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Communication dans un congrès

Entomological investigations carried out from 2002 to 2010 into the involvement of water bugs (Heteroptera - Hemiptera) in transmission of Mycobacterium ulcerans to humans in Côte d’Ivoire (West Africa)

Abstract :

Ulcer is a disease caused by a mycobacterium present in the environment: Mycobacterium ulcerans.This communicable disease occurs essentially in wet tropical regions, and in particular in west Africa where it is endemic. It is the third most common mycobacterial disease affecting humans after leprosy and tuberculosis, although it is more prevalent than either leprosy or tuberculosis in some rural areas of several countries (Benin, Côte d’Ivoire and Ghana). This has led WHO to act, and in 1998 to declare Buruli ulcer an « emerging disease » and to recognize it as a neglected tropical disease. Its development is a source of concern in Côte d’Ivoire, the country most affected in the world, with an aggregate number of 30 000 cases and more than 2000 cases detected each year. It particularly affects children living in isolated rural areas around bodies of stagnant or slowly flowing water.  In order to control the disease, it is essential fully to understand its epidemiology. In this connection, there are several hypotheses on the mode of transmission of M. ulcerans to humans. Since 1999, the involvement of water bugs belonging to the order of the hemiptera has been invoked by Portaels. In 2002, this hypothesis was confirmed by Marsollier et al. for water bugs of the genus Naucoris taken from the region of Daloa in Côte d’Ivoire, where the disease is endemic. In 2008, Portaels also found M. ulcerans in samples taken from the environment (Gerridae) in Ghana. In 2007, studies began in Côte d’Ivoire into the specific diversity, biology, ecology, ethology and role of aquatic heteroptera in the transmission of M. ulcerans to humans. Samples of aquatic heteroptera were collected each month from different aquatic environments in endemic areas of Côte d’Ivoire. The insects were identified by family, genus and occasionally species. Their distribution, population dynamics and ecological distribution in the water points investigated were correlated with human activities. Monospecific batches of water bugs were regularly composed in order to identify the molecular signatures of M. ulcerans using PCR at the bacteriology laboratory of the Institut Pasteur in Côte d’Ivoire and at the bacteriology laboratory of the Groupe d’Etudes des Interactions Hôtes-Pathogènes (Host-Pathogen Study Group) at the University Teaching hospital in Angers, France. Eighteen (18) species belonging to 8 families were identified. After the aquatic insects collected had been identified, 283 monospecific batches were composed and sent to the Institut Pasteur in Côte d’Ivoire (IPCI) for PCR. Twenty four (24) of the 283 batches i.e. 8,5% containing the following, 14 Diplonychus sp, 2 Naucoris sp, 3 Micronecta sp, 2 Ranatra fusca, 2 Anisops sp and 1 Laccotrephes ater, respectively belonging to the families Belostomatidae, Naucoridae, Corixidae, Ranatridae and Nepidae tested positive under PCR. Thirty five (35) samples of saliva were collected from specimens of the genus Diplonychus. Six of the samples (i.e. 17%) tested positive under PCR. Out of 109 other monospecific batches sent to the laboratory in Angers, France, 33 (i.e. 30%) tested positive under PCR. They comprised 11 batches of Diplonychus sp (Belostomatidae), 8 batches of Micronecta sp (Corixidae), 2 batches of Laccocoris sp (Naucoridae), 4 batches of Ranatra fusca (Ranatridae), 3 batches of Anisops sp, 1 lot de Anisops sardea et 1 lot de Enithares sp (Notonectidae), 2 batches of Plea pullula (Pleidae) and 1 batch of de Laccotrephes sp (Nepidae). Clearly, not only is Diplonychus sp the genus most commonly found, it is also that most affected by M. ulcerans. This justifies the decision to breed this genus in the laboratory since 2008, in order to improve our understanding of its biology and ethology and to standardize physical and chemical parameters so as to determine the best conditions for breeding the insect which would provide an animal model for experimental infections. We have now bred six successive generations in the laboratory. To conclude, although some aquatic heteroptera that host M. ulcerans are strictly phytophagous, (e.g. the Corixidae), the great majority of water bugs are carnivorous predators that are hosts and vectors of M. ulcerans. The absence of a reliable key for determining the family, genus and species in central and west Africa has led us to draw up an iconographic catalogue to determine the taxonomy of these insects.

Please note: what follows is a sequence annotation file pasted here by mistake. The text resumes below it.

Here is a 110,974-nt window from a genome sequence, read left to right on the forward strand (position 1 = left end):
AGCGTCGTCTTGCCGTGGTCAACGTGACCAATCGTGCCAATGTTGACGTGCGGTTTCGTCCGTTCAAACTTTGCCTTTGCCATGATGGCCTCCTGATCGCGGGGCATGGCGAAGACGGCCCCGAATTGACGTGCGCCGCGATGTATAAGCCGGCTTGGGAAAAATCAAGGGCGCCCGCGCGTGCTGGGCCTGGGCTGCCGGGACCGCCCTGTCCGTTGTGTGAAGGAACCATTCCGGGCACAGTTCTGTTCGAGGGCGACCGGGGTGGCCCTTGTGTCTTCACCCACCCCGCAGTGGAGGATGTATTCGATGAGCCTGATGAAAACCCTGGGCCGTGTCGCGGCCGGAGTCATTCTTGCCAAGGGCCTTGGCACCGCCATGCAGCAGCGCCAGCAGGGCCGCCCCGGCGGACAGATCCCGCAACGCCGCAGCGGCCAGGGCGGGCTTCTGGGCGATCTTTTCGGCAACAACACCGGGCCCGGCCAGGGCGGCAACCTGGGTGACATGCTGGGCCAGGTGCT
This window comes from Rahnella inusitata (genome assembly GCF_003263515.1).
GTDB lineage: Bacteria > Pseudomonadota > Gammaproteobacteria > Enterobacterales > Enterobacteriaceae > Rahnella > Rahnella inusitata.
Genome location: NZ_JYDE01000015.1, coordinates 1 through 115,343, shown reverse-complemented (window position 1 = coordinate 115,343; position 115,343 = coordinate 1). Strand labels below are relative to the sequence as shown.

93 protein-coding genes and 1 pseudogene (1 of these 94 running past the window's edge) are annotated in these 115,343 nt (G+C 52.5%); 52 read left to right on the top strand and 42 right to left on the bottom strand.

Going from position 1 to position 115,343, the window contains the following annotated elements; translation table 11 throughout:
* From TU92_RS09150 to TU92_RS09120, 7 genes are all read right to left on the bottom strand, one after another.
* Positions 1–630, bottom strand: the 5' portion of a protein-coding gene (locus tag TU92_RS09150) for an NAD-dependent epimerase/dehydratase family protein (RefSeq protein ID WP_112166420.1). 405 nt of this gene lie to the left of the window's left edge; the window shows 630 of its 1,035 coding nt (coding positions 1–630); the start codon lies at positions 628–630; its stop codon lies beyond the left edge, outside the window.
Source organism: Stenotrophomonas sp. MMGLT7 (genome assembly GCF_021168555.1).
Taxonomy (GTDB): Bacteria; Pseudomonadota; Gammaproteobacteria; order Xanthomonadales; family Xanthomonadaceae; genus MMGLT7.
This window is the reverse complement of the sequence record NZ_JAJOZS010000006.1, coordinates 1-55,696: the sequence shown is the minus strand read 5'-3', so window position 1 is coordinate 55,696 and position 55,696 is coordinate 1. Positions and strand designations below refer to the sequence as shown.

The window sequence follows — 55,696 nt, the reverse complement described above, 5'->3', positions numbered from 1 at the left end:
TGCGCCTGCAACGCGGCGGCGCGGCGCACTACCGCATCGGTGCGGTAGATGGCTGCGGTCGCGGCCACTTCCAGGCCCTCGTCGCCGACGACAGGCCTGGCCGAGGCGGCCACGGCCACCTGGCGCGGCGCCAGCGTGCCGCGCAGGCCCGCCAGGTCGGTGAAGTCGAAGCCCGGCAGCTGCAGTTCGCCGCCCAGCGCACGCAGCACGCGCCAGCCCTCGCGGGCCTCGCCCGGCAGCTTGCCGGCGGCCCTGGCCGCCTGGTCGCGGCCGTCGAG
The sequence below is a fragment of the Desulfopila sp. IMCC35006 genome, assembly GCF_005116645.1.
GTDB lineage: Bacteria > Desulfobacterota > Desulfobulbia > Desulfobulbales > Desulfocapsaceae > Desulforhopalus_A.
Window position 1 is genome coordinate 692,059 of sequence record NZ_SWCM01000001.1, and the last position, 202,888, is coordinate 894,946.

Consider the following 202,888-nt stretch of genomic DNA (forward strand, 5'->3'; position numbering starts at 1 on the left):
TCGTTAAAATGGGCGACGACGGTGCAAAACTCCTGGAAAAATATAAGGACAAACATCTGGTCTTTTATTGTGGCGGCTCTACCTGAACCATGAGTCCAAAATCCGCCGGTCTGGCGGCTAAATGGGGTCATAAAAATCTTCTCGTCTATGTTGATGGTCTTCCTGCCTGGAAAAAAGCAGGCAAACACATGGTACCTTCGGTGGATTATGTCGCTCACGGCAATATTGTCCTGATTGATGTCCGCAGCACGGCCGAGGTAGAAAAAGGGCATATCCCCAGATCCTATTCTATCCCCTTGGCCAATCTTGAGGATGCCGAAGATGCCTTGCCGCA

Type de document :
Communication dans un congrès
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Contributeur : Okina Université d'Angers <>
Soumis le : mercredi 10 février 2021 - 14:28:36
Dernière modification le : jeudi 11 février 2021 - 03:32:45


  • HAL Id : hal-03137498, version 1
  • OKINA : ua11321


Julien Marie C. Doannio, Kouassi Konan, Nansou Dosso-Fadiga, Diakridia Fofana, Blaise A. Koné, et al.. Entomological investigations carried out from 2002 to 2010 into the involvement of water bugs (Heteroptera - Hemiptera) in transmission of Mycobacterium ulcerans to humans in Côte d’Ivoire (West Africa). 14th annual meeting on Buruli ulcer, 2011, Genève, Suisse. pp.85. ⟨hal-03137498⟩



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